By Richard Bleil
There are a lot of seriously cool wedding traditions. I love the Catholic Unity Candle (except I am not a fan of blowing out the individual candles; just because you form a new unit doesn’t mean you lose your identity as an individual in my humble opinion). The tea ceremony is just beautiful; I love that very much.
My friend from India tells me that the weddings there last weeks, with ceremonies and traditions, largely centering on the bride, abound. I love this. The bride should be celebrated, and I adore that this kind of attention is paid. By the way, as a side note, I also love the “rice ceremony”, which centers around a baby’s first taste of “solid” food. Just marvelous.
As a licensed minister, and saint, by the way, it has been my pleasure to oversee several weddings. One of the more unusual ones was what I refer to as my “Rendding”. This was a Renaissance Fair wedding where the bride and groom wanted it performed in accordance to the Renaissance tradition.
A lot of people wonder why divorce was so uncommon in the Renaissance (around 1300 – 1600). Then someone brings up King Henry VIII, and feelings get hurt, and it’s a big thing.
Well, as it turns out, murder is NOT the reason divorce was so rare.
First, let’s talk about the “hand binding”. You’ve heard the expression, no doubt, to “tie the knot”. Well, this was a tradition from the Renaissance. The bride and groom’s hands were literally bound with a rope or a strip of clothe to designate their union. But it was done twice.
First, there was a hand binding ceremony wherein the bride and groom’s hands were loosely bound. This was to signify that the bride and groom intended to be married and marked the start of a full year in which the intended bride and groom would live as if they were married.
Starting at that point, they would live together, and do everything together as if they were, indeed married. Quite scandalous, I thought, considering the time, but I think that the people were more liberal than we might think today. For example, in 1897, Bram Stoker published his famous book “Dracula”. Okay, this is after the Renaissance, but still in that very uptight era where I always assumed everything was prim and proper, and it’s MY blog, so I say it counts!!!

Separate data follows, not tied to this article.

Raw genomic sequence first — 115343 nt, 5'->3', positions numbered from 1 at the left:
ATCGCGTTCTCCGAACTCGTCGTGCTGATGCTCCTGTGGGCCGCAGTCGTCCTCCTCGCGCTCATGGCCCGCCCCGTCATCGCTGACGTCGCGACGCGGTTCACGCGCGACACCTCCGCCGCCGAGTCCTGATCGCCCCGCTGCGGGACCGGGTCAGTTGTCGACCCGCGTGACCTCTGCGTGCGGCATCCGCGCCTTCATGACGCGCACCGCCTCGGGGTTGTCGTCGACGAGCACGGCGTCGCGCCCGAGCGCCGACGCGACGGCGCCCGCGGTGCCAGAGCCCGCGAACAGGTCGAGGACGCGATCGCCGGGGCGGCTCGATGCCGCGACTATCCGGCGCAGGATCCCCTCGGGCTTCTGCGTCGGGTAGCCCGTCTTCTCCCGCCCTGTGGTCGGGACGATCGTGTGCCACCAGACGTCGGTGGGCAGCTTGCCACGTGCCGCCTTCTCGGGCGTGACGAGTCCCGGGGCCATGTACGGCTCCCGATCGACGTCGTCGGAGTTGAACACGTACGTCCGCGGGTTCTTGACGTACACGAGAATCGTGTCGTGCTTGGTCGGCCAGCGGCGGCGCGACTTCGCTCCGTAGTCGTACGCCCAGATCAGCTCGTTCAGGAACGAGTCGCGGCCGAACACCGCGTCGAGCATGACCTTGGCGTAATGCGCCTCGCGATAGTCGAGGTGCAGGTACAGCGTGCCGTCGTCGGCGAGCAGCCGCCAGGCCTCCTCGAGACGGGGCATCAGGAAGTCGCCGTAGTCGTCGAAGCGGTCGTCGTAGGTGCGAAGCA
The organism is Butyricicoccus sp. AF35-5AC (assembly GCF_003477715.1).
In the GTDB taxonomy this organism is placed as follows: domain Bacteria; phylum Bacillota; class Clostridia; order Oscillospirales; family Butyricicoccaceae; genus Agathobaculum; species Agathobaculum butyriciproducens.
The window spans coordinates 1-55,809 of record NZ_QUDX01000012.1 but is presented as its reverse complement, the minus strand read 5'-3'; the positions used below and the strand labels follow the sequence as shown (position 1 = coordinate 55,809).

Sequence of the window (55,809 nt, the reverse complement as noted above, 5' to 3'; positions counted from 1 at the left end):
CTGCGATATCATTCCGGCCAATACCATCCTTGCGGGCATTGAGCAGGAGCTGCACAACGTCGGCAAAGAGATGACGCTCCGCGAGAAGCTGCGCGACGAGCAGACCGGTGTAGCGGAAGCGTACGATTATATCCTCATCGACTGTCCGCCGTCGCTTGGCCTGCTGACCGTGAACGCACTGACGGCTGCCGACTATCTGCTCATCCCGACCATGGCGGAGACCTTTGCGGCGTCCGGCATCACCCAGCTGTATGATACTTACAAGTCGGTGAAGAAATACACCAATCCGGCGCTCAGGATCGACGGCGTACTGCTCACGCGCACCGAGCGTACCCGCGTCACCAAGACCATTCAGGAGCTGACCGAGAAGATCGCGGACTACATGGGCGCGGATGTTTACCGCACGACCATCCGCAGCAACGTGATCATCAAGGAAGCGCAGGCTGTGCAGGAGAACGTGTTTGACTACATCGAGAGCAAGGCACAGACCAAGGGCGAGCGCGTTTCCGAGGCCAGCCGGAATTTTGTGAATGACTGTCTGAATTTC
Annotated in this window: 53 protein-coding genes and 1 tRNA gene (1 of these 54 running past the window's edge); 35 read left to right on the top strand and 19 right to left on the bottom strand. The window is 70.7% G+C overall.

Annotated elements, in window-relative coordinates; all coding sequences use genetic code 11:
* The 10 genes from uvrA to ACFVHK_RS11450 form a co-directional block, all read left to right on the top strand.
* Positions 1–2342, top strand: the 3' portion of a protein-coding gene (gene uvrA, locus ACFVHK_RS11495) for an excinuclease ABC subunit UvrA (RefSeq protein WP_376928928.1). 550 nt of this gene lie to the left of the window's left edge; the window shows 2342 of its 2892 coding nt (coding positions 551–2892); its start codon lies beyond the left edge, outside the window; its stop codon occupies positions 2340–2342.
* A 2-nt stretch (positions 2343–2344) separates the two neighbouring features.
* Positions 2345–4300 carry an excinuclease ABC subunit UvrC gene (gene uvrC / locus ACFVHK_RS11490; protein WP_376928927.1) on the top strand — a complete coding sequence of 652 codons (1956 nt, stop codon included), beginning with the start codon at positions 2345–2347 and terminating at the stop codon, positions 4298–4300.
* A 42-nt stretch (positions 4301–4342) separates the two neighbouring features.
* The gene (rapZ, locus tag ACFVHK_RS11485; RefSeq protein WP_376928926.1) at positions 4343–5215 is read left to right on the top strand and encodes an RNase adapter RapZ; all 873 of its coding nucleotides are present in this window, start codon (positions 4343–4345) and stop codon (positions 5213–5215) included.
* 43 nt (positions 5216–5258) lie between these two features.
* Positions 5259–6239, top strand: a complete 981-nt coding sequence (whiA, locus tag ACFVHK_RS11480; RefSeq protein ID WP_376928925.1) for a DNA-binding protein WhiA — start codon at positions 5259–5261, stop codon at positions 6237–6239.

Anyway, although the Vampiric legend started long before Bram Stoker, I always assumed that Dracula was the first published account of the legend. As it turns out, I was wrong. Twenty-five years earlier, in 1872, Sheridan le Fanu wrote a vampiric book called “Carmilla”. More than just beating Bram to the punch, as it turns out, Carmilla was actually a lesbian vampire.
Can you imagine? A lesbian vampire, risque by today’s standards, published in the nineteenth century! There was a comedian who discussed a very interesting phenomenon with which we are all familiar, namely that every generation likes to pretend like they are the ones that discovered sex and kink. Well, gars and goyles, our parents’ generation had sex, and their parents’ generations, and everything that the generation following us is discovering has been discovered many many generations before our own.
So, in the Renaissance, yes, sex existed. Kink existed. Homosexuality existed. It all existed, and I have no doubt in my mind that these intended betrothed truly lived together, as husband and wife, in every sense of the word. Can you imagine living with somebody that you want to be with for a full year, and not living like a married couple in every sense of the word except in the carnal sense?
Nope. Not buying it.
So, we have a young couple that has gone through a hand-fasting ceremony, except that the clothe is only bound very lightly. One year later, if the couple still intend to go through it, they would go through a second hand-binding, and a full-fledged marriage ceremony, wherein they take the vows forever.
Forever sure is a long long sentence.
Most marriages fail within the first two years. Living as if married for one year is well within this time period, and while not covering the entire two year period, within a year I am certain that if there will be serious problems, they are beginning to materialize, and all the couple had to do was say, “no, we changed our mind.”
One other interesting statistic is that couples that have never had sex have a higher divorce rate that those who have engaged in premarital sex. Let’s be honest, not every sexual coupling is good, so to live as a married couple also allowed, I’m speculating, for discovery of these issues as well.
Today, it’s not so terribly different. The most successful marriages have been found to be those between couples that have had premarital sex, and who have lived together before getting married. In the Renaissance, with the loose and tight hand fasting ceremonies, they just formalized these.